Thursday, March 22, 2012

Elizabeth Warren, Easily Understandable Financial Forms, and Chutzpah... , Part I

I wrote a piece several month’s back on Elizabeth Warren, and whimsically entitled it “Elizabeth Warren: Too Liberal for Massachusetts?” Well, it turns out I may have been correct...
A new poll released in early March by the Western New England University Polling Institute in partnership with The Republican newspaper of Springfield found Senator Scott Brown leading Warren, his top Democratic challenger, 49 to 41 percent. That closely reflects several other surveys taken in the last month that also show Brown with a lead well beyond the margin of error.
But that’s not the point of this post. That’s just ironic follow up. And obviously polls can change between now and November. But it IS revealing, given the well-deserved bashing many Republicans have faced suffered on social issues, which clearly can’t play well in Massachusetts.
Anyway, this post involves another irony, one based on Warren’s putative reasons for desiring to set up an agency to protect consumers, especially the poor, from market transactions, especially financial ones. 
One website explained the function of Warren’s brain child, the Consumer Financial Protection Agency: “The proposal to establish a federal Consumer Financial Protection Agency (CFPA) was at the center of the Obama administration’s overall plans to overhaul financial regulations. This agency...would take certain consumer regulatory responsibility of financial products from seven other agencies and centralize it in one office. As originally conceived, it would have the authority and accountability to supervise, examine, and enforce consumer financial protection laws. It would be empowered to make rules, examine balance sheets and issue subpoenas. Any institution that provides consumer financial products such as mortgages, credit cards, student loans, auto loans, payday loans, and other consumer products...would fall under the agency's jurisdiction. The agency would...oversee new consumer financial products.” Ms. Warren has never been accused of humility, or failure of grand vision.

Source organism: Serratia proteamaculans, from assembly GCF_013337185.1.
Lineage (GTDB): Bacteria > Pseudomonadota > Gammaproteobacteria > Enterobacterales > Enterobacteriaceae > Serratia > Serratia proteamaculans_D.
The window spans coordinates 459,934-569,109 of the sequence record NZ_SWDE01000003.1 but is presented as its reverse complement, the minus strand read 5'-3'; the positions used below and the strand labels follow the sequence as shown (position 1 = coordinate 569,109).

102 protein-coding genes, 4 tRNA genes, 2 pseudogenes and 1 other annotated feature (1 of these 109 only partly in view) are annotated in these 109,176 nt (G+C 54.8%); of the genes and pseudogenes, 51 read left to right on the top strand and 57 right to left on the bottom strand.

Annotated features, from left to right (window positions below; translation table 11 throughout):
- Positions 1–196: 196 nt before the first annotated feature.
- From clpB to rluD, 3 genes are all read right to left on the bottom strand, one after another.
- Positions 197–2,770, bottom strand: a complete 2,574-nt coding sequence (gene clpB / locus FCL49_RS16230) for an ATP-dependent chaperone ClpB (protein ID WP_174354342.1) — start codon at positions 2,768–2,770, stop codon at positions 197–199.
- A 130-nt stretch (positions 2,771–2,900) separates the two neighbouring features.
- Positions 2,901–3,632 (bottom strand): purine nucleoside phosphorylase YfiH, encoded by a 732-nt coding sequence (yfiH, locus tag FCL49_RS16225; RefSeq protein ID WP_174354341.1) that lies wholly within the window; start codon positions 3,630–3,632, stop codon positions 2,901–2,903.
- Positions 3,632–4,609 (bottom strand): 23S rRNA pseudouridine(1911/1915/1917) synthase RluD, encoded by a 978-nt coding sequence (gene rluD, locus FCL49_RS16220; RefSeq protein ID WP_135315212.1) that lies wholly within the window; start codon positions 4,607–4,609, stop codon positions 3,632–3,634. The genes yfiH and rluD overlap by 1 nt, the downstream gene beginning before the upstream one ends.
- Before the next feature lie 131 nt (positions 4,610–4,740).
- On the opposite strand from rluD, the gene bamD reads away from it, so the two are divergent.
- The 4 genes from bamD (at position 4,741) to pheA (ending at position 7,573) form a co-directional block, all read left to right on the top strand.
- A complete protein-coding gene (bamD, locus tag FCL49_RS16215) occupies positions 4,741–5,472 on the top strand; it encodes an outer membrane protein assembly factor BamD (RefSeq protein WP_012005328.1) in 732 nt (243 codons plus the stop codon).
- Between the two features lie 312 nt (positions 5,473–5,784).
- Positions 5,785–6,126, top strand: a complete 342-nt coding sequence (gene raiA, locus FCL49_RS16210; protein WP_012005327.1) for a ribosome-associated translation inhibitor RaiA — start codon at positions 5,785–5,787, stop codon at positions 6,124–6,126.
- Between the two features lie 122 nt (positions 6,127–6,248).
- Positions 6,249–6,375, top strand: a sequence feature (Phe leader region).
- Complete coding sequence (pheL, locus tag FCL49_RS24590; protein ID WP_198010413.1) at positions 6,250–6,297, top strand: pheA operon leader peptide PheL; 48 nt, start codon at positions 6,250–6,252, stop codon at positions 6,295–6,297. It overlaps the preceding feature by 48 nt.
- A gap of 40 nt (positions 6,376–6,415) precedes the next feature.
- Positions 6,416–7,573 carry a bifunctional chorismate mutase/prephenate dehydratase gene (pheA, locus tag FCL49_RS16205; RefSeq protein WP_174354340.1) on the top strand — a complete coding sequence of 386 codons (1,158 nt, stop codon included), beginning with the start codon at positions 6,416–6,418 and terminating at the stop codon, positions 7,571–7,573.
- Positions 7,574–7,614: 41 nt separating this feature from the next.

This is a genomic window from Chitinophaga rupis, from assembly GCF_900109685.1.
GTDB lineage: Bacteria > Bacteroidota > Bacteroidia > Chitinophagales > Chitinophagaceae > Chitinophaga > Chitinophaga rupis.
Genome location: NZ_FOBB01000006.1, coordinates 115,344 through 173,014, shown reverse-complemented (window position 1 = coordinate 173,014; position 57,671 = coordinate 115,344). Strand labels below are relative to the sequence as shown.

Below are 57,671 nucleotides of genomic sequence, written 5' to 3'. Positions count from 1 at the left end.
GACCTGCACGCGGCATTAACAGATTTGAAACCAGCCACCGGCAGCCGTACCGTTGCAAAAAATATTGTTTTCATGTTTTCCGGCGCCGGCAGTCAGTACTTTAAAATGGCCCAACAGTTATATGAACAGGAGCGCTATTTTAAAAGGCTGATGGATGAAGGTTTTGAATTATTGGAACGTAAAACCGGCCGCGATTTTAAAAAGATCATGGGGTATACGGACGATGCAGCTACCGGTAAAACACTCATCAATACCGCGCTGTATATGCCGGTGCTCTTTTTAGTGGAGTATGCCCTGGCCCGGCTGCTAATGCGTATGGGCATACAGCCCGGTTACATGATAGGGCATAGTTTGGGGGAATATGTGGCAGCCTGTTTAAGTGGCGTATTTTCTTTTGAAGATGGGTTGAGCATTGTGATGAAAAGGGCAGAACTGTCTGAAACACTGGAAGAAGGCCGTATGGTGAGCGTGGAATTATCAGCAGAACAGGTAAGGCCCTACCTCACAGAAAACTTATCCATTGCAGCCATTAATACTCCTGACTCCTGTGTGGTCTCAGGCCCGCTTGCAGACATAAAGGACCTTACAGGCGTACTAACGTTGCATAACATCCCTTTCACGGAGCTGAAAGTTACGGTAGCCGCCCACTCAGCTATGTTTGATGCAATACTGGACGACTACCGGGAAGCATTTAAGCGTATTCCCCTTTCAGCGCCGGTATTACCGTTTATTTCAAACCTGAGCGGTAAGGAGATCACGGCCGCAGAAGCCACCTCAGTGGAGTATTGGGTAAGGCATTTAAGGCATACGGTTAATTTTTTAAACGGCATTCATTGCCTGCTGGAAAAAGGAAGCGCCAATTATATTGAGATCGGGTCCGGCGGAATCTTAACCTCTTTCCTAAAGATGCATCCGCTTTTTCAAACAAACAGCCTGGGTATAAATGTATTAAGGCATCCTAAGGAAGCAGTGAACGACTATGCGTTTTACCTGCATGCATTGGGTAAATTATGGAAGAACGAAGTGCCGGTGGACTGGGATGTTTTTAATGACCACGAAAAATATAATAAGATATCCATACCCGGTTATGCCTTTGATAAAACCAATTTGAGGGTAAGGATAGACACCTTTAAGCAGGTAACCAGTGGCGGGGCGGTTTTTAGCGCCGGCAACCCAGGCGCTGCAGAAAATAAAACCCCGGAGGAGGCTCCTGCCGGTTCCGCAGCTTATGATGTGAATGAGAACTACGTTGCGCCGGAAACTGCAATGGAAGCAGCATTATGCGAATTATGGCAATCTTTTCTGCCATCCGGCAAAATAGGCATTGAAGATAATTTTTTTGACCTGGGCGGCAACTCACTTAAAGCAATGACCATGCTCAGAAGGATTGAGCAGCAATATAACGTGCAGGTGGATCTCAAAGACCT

One of Warren’s justifications for such an agency is her view that financial forms are overly complicated: “On May 18, 2011, the CFPB launched its ‘Know Before You Owe’ combine the Good Faith Estimate...and the Truth in Lending Act disclosure...into a single two page form.  According to Elizabeth Warren, ‘[t]he current forms can be complicated and difficult for consumers to use.  They are also redundant and can be costly for lenders to fill out.  With a clear simple form, consumers will be in a better position to answer two basic questions:  Can I afford this mortgage and can I get a better deal somewhere else?’”